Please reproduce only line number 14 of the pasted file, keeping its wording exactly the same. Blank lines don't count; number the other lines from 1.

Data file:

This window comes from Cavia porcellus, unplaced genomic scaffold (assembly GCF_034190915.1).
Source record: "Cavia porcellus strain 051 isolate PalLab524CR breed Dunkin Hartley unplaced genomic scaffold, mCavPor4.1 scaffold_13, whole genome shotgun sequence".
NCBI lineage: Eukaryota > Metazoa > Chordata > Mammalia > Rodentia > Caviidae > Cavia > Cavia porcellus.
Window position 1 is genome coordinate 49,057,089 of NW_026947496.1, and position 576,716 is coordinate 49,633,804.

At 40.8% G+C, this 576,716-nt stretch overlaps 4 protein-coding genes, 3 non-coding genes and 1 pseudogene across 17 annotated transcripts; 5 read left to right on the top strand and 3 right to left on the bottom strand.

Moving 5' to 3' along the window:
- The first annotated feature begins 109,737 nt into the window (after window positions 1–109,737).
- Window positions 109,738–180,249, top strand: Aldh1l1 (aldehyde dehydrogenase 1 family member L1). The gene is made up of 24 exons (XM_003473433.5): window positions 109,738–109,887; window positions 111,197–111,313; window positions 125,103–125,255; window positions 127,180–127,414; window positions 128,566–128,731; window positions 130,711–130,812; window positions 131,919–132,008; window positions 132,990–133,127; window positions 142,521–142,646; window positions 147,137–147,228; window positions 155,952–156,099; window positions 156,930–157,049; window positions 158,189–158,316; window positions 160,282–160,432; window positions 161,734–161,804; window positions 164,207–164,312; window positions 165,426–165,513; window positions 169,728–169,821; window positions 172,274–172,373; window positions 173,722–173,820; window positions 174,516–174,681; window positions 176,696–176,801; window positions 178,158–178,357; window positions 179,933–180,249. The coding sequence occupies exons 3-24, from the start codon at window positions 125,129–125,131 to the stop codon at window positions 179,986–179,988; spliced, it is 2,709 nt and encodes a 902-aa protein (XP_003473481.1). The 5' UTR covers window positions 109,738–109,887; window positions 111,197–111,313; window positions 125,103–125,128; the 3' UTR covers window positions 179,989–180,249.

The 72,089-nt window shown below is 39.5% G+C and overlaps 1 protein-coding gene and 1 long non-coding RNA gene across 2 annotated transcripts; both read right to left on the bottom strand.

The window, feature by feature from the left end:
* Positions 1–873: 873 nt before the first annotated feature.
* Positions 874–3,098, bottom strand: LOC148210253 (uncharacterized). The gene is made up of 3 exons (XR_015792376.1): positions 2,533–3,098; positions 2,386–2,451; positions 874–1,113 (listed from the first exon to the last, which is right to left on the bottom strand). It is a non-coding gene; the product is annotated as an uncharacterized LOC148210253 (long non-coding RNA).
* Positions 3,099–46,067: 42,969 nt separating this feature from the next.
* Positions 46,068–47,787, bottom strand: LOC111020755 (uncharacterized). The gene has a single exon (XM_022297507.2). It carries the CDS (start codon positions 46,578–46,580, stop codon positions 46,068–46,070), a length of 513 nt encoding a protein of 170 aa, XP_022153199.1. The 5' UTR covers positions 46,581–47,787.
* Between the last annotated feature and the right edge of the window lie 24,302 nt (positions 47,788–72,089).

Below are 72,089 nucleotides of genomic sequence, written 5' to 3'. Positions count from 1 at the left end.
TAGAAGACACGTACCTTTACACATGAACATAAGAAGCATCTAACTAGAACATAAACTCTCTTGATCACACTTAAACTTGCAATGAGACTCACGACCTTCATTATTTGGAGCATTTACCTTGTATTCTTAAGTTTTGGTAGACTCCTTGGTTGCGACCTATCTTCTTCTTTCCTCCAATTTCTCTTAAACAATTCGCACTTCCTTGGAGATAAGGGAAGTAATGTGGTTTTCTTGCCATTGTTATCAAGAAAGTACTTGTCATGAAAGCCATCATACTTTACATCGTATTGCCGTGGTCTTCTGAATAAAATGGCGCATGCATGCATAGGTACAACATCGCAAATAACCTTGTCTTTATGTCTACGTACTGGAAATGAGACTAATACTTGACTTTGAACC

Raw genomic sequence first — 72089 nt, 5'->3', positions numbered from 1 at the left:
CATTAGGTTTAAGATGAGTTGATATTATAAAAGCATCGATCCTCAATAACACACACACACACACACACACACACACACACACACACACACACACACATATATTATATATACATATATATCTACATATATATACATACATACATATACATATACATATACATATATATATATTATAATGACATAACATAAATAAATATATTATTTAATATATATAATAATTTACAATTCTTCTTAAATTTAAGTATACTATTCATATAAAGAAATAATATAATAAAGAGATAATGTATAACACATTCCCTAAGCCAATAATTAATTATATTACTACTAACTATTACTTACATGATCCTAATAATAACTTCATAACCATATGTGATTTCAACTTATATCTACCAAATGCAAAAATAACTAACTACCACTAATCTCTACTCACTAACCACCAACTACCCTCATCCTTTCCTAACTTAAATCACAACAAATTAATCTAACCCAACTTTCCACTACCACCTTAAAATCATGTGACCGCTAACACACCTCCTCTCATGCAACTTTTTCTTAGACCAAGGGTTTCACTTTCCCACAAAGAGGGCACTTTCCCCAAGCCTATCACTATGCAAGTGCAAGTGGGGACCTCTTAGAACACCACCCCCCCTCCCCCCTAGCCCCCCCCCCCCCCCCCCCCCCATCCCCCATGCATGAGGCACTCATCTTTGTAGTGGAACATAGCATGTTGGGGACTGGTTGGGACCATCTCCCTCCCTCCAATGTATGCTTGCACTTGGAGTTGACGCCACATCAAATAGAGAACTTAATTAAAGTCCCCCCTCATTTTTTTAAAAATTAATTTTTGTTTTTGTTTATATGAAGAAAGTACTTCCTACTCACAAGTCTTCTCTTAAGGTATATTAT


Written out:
* Positions 46,068–47,787, bottom strand: LOC111020755 (uncharacterized). The gene has a single exon (XM_022297507.2). It carries the CDS (start codon positions 46,578–46,580, stop codon positions 46,068–46,070), a length of 513 nt encoding a protein of 170 aa, XP_022153199.1. The 5' UTR covers positions 46,581–47,787.